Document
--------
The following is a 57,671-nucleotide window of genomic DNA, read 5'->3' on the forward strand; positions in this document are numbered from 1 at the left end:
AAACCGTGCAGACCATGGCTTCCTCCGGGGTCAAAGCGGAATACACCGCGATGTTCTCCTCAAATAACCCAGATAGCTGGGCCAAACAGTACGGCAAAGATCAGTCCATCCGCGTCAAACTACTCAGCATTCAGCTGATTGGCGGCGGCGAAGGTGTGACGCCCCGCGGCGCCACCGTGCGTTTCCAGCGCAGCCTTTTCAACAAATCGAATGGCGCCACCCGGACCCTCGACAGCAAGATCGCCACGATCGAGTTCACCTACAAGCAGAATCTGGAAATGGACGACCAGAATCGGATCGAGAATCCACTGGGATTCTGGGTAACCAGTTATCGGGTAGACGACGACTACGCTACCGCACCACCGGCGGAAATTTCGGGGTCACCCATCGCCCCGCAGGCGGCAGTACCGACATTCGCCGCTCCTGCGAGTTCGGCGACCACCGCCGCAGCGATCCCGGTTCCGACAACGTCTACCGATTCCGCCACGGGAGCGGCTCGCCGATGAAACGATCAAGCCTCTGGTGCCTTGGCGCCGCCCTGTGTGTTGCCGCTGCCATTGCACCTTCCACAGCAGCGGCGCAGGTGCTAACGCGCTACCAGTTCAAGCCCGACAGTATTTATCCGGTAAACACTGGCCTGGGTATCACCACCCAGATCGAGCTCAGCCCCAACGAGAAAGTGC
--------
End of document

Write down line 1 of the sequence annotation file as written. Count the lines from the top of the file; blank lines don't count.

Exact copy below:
The following is a 57,671-nucleotide window of genomic DNA, read 5'->3' on the forward strand; positions in this document are numbered from 1 at the left end: